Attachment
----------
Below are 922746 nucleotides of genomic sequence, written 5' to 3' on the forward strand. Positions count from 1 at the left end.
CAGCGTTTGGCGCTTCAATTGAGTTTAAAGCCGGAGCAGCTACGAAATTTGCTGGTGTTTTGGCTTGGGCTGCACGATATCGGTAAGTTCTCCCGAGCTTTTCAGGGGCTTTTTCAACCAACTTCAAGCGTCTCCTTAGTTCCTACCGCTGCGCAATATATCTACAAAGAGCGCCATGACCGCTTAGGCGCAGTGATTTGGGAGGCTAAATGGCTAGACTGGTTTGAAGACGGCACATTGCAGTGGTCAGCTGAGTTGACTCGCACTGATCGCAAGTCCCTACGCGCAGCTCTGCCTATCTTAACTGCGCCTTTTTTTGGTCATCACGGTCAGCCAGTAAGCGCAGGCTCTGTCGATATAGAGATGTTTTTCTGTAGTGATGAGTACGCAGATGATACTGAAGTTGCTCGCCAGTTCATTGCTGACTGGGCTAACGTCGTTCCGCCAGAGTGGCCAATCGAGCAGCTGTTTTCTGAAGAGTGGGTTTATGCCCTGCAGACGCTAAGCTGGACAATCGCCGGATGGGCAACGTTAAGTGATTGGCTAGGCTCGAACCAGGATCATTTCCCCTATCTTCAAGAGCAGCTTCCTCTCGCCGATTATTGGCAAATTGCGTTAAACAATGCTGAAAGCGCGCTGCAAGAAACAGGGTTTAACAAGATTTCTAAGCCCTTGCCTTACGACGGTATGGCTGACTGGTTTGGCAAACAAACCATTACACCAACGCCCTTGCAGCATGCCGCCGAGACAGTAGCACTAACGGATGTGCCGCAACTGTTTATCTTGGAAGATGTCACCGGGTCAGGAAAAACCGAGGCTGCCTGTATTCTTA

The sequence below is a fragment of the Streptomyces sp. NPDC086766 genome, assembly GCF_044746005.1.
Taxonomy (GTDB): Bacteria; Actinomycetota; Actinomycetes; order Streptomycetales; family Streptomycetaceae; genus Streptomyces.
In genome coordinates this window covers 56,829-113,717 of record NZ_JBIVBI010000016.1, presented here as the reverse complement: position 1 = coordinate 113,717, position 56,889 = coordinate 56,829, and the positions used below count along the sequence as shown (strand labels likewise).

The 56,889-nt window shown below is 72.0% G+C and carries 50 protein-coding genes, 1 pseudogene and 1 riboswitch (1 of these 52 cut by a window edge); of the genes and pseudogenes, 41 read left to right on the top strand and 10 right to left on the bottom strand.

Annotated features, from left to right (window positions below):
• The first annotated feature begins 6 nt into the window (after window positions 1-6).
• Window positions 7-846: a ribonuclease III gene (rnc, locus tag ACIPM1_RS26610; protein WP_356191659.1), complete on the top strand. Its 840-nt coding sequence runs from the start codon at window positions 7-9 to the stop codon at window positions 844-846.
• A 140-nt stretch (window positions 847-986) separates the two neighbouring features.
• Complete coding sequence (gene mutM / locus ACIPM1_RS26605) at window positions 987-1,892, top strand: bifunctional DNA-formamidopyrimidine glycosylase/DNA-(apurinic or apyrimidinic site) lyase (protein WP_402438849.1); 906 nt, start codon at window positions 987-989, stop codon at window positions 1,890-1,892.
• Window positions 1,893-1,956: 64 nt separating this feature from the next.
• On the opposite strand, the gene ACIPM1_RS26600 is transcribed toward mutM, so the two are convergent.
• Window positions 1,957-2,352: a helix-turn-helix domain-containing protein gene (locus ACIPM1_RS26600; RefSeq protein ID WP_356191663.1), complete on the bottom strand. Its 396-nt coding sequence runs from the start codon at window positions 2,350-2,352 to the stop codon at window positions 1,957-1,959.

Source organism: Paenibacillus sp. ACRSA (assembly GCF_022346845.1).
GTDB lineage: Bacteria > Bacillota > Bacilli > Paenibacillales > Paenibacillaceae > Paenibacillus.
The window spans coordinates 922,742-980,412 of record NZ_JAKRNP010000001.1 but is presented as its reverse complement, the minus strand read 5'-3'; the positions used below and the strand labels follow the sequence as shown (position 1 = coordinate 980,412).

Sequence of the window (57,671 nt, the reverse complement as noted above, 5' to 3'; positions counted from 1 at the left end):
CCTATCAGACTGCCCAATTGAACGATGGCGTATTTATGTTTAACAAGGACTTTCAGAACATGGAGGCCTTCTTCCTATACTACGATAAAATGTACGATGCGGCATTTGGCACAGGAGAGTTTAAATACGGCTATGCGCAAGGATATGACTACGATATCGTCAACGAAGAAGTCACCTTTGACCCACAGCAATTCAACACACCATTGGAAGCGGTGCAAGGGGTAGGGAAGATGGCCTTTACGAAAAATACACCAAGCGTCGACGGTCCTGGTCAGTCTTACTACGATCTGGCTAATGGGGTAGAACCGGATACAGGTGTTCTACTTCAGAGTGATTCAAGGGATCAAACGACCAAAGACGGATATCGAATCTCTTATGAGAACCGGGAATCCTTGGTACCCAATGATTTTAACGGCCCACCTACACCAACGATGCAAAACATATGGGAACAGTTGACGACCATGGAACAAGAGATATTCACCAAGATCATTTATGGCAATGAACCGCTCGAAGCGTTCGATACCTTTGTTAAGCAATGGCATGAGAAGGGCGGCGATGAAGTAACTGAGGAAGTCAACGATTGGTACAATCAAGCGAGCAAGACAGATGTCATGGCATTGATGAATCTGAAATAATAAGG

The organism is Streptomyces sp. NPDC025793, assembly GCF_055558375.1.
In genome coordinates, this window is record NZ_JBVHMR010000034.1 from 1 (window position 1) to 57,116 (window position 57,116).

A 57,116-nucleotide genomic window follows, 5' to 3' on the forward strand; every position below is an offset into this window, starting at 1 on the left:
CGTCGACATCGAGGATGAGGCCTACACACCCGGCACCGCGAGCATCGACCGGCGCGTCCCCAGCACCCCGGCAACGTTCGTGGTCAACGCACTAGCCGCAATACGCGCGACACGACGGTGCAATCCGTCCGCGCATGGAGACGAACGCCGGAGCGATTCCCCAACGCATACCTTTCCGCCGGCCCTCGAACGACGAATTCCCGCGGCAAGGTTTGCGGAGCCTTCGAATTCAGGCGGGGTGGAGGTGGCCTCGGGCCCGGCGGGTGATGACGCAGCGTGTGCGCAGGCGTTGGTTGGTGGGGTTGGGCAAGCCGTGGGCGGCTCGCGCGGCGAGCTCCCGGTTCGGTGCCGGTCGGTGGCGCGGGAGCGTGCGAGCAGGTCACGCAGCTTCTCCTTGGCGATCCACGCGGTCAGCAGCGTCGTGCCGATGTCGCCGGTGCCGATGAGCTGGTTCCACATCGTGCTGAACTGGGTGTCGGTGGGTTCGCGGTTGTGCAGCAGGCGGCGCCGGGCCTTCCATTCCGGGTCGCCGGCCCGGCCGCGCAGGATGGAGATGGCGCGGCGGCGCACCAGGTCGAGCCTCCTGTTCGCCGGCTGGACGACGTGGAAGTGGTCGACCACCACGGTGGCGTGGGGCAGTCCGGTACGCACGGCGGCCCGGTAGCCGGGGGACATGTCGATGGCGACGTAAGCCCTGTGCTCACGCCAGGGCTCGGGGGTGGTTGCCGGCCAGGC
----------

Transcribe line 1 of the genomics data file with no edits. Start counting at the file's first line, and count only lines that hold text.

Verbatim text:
Below are 922746 nucleotides of genomic sequence, written 5' to 3' on the forward strand. Positions count from 1 at the left end.